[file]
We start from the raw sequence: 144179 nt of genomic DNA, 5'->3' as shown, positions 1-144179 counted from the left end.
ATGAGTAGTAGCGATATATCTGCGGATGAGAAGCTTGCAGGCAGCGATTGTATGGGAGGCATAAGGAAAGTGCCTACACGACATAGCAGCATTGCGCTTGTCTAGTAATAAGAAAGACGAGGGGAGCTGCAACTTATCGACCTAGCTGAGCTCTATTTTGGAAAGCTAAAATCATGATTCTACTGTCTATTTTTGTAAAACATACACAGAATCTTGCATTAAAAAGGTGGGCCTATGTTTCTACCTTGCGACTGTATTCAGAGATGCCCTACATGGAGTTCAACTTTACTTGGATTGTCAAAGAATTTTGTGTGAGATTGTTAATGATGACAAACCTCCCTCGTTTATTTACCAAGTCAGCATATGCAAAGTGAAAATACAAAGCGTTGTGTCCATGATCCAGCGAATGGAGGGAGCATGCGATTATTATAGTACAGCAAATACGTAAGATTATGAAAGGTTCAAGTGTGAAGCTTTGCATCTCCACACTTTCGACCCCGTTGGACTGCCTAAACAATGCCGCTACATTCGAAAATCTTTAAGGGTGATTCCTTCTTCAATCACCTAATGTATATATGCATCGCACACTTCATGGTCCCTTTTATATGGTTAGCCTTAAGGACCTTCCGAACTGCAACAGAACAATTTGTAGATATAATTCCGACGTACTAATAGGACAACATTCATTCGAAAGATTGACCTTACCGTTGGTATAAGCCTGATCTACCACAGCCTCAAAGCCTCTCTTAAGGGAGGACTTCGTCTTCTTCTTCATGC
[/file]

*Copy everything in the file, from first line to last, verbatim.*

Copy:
We start from the raw sequence: 144179 nt of genomic DNA, 5'->3' as shown, positions 1-144179 counted from the left end.
ATGAGTAGTAGCGATATATCTGCGGATGAGAAGCTTGCAGGCAGCGATTGTATGGGAGGCATAAGGAAAGTGCCTACACGACATAGCAGCATTGCGCTTGTCTAGTAATAAGAAAGACGAGGGGAGCTGCAACTTATCGACCTAGCTGAGCTCTATTTTGGAAAGCTAAAATCATGATTCTACTGTCTATTTTTGTAAAACATACACAGAATCTTGCATTAAAAAGGTGGGCCTATGTTTCTACCTTGCGACTGTATTCAGAGATGCCCTACATGGAGTTCAACTTTACTTGGATTGTCAAAGAATTTTGTGTGAGATTGTTAATGATGACAAACCTCCCTCGTTTATTTACCAAGTCAGCATATGCAAAGTGAAAATACAAAGCGTTGTGTCCATGATCCAGCGAATGGAGGGAGCATGCGATTATTATAGTACAGCAAATACGTAAGATTATGAAAGGTTCAAGTGTGAAGCTTTGCATCTCCACACTTTCGACCCCGTTGGACTGCCTAAACAATGCCGCTACATTCGAAAATCTTTAAGGGTGATTCCTTCTTCAATCACCTAATGTATATATGCATCGCACACTTCATGGTCCCTTTTATATGGTTAGCCTTAAGGACCTTCCGAACTGCAACAGAACAATTTGTAGATATAATTCCGACGTACTAATAGGACAACATTCATTCGAAAGATTGACCTTACCGTTGGTATAAGCCTGATCTACCACAGCCTCAAAGCCTCTCTTAAGGGAGGACTTCGTCTTCTTCTTCATGC